To determine your dog’s age in human years, you simply multiply his age by seven. This has been the universal formula used for many years, but it turns out it’s not as accurate as everyone thought it was. Researchers have found a new way to convert dog years to human years. Find out how old your dog is in human years using the new formula.
One Human Year is Not Equivalent to Seven Dog Years
The “dog years rule” is based on the myth that every year a dog spends in this world is equivalent to seven years for a human. No one knows where the 7 to 1 ratio originated from but an inscription in Westminster Abbey in 1268 seem to indicate a calculation based on a 9 to 1 ratio.
Although 7:1 ratio is widely used, it does not reflect the reality of short life span of humans. If the ratio is true, it would support the idea that humans can live for hundreds of years, which is not the case. Take the case of the world’s oldest dog who lived for 29 years, which is equivalent to 203 human years. This shows that the old formula is more of a random thing and not rooted in science.
William Fortney, a vet at Kansas State University, suggests that the 7:1 ratio may have been a marketing ploy to educate people on how ageing is quicker for canines compared to humans so that they are encouraged to bring their dogs to the vet at least once a year.
A More Accurate Approach
Researchers believed that they found a more accurate way of calculating a dog’s age by taking into account the evolutionary changes in both humans and dogs. As humans and dogs age, methyl groups attach to their DNA. This process is called methylation which allows for the tracking of biological growth and development of both humans and canines.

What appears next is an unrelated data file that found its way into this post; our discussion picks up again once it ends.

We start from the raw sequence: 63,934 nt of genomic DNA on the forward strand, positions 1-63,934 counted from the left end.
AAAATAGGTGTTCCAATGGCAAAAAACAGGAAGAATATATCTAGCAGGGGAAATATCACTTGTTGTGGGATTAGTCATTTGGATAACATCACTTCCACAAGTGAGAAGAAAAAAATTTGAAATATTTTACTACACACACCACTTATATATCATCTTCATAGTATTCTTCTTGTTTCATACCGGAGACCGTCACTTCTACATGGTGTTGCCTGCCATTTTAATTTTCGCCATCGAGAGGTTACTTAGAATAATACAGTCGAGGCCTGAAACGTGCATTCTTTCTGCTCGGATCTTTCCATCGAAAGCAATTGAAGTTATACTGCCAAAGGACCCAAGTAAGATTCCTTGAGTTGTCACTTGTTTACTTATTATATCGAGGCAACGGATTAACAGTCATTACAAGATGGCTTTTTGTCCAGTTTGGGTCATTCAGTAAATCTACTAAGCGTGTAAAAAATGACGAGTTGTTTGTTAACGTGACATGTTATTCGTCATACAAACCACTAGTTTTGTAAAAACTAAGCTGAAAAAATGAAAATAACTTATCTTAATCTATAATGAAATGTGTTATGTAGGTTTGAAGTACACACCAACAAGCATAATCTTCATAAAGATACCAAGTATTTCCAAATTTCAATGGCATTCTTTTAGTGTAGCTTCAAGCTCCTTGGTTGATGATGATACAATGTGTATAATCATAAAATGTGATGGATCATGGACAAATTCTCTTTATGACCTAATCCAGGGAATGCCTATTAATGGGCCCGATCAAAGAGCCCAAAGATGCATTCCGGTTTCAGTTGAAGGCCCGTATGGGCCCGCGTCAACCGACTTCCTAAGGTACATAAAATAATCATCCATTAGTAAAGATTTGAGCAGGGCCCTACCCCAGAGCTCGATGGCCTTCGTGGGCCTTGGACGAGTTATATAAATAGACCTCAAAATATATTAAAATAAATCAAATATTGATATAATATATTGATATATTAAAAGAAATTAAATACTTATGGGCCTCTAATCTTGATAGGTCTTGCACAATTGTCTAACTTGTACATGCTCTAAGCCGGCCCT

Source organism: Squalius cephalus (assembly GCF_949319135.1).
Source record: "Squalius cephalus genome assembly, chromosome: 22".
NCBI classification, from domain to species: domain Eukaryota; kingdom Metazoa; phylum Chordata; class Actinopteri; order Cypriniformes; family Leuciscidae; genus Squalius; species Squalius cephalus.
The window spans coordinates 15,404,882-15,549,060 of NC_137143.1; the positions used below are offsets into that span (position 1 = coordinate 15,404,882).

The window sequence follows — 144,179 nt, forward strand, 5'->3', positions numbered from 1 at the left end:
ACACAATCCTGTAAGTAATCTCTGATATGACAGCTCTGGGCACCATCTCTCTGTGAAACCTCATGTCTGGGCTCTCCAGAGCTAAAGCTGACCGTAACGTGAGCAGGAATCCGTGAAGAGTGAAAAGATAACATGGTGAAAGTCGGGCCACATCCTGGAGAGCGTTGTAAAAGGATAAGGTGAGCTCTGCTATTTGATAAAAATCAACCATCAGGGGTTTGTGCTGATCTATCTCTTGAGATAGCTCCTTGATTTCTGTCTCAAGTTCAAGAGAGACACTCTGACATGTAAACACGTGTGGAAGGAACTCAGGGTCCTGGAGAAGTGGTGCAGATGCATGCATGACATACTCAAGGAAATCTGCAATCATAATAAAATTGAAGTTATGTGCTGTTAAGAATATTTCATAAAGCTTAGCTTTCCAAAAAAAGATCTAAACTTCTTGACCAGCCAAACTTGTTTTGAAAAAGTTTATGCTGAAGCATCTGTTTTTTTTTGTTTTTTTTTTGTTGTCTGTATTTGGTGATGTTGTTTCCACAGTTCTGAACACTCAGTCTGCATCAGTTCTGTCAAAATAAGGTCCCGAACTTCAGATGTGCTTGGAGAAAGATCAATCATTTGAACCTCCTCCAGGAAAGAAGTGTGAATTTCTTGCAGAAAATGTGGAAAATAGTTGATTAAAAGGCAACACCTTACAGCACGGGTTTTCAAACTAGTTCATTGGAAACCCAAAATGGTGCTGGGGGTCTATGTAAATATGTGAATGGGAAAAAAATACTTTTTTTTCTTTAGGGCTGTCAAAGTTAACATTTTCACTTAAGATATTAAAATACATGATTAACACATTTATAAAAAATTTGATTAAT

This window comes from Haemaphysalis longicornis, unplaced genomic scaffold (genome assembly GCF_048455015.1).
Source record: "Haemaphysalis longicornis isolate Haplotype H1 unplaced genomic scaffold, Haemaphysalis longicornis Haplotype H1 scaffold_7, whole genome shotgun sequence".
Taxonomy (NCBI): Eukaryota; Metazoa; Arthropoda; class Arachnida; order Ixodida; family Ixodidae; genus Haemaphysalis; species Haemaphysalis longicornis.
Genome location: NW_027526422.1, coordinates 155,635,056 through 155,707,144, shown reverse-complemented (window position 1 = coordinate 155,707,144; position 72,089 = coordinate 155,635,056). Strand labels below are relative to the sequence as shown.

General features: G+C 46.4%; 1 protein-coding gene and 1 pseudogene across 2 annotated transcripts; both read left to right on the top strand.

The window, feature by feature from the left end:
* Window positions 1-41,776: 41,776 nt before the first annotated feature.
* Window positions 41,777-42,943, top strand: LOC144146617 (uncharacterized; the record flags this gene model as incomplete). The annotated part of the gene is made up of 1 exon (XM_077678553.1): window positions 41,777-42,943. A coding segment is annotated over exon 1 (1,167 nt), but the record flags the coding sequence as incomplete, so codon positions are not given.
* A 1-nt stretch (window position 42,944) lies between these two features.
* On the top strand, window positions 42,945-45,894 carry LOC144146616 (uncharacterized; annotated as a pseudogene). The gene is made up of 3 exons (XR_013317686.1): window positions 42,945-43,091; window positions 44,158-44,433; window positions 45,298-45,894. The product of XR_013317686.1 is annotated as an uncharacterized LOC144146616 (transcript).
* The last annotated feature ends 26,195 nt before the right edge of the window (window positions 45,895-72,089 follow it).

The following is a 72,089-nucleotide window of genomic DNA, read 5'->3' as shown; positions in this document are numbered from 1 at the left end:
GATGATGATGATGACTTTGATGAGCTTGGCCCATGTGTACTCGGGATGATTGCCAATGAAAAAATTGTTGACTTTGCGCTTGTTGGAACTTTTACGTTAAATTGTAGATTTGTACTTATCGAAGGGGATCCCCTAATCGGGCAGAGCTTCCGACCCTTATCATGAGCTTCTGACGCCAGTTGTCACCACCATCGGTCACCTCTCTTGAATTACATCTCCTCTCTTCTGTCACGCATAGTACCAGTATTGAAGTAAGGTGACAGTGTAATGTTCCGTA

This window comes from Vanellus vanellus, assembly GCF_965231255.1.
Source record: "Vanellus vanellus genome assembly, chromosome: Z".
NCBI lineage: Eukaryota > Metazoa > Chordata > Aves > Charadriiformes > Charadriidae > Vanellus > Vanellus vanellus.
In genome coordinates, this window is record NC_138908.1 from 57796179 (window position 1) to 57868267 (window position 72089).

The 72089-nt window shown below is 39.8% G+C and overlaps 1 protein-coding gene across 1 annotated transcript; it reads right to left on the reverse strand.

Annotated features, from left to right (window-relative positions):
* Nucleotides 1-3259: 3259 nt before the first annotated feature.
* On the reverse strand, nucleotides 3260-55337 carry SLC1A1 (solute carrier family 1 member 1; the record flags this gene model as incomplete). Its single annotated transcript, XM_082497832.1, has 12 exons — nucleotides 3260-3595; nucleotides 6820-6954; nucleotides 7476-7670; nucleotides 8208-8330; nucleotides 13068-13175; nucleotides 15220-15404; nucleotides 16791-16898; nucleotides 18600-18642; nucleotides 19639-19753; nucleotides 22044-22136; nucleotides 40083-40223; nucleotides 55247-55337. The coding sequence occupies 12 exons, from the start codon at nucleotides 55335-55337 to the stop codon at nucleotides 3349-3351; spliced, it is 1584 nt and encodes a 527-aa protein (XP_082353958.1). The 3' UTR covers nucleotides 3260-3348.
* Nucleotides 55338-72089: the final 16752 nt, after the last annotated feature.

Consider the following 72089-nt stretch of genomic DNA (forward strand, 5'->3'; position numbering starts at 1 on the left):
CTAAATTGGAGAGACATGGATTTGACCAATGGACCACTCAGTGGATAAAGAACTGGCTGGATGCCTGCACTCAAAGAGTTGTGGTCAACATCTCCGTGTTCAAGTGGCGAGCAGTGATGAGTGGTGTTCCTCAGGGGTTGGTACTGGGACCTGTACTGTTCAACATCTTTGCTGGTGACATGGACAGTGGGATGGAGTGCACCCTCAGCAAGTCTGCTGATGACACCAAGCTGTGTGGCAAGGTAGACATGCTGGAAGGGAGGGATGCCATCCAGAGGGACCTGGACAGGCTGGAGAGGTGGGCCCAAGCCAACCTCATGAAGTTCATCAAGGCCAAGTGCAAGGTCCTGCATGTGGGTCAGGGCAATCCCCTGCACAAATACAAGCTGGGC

By measuring the methyl group accumulation in the DNA molecules over time, researchers can calculate the speed at which dogs and humans are ageing. Essentially, the process aligns the timing of physiological growth milestones between the two species.
The study matched the methylation profiles of Labrador retrievers between 4 weeks old and 16 years old with that of humans. From the data collected, researchers came up with a formula to determine your dog’s age that’s comparable to human age.
Formula: [Human age = 16ln(dog age) + 31]
Here’s how to use this formula:
- Enter your dog’s age in a scientific calculator to determine the natural logarithm of your dog.
- Take the number you derived in Step 1 and multiply it by 16 and then add 31.
- The result is your dog’s age equivalent to human age.
For example, your 5-year old Labrador retriever would have a natural algorithm of 1.6094379124341003. Multiplying that by 16 and adding 31, the age of your dog would be comparable to a 56-year old human.
Using the old 7:1 formula, your dog would only be comparable to a 35-year-old human. The discrepancy is mind-blowing because it tells you that your dog is actually ageing faster than you think.
Bear in mind that the study was done on Labrador retrievers only so the formula may not be accurate on other dog breeds, especially taking into account the fact that they age at different rates. Even with a margin of error, this new formula would be more accurate than the simple 7:1 ratio because there’s some science backing it.
Alternative Ways to Determine A Dog’s Age
1. Based on dog size and breed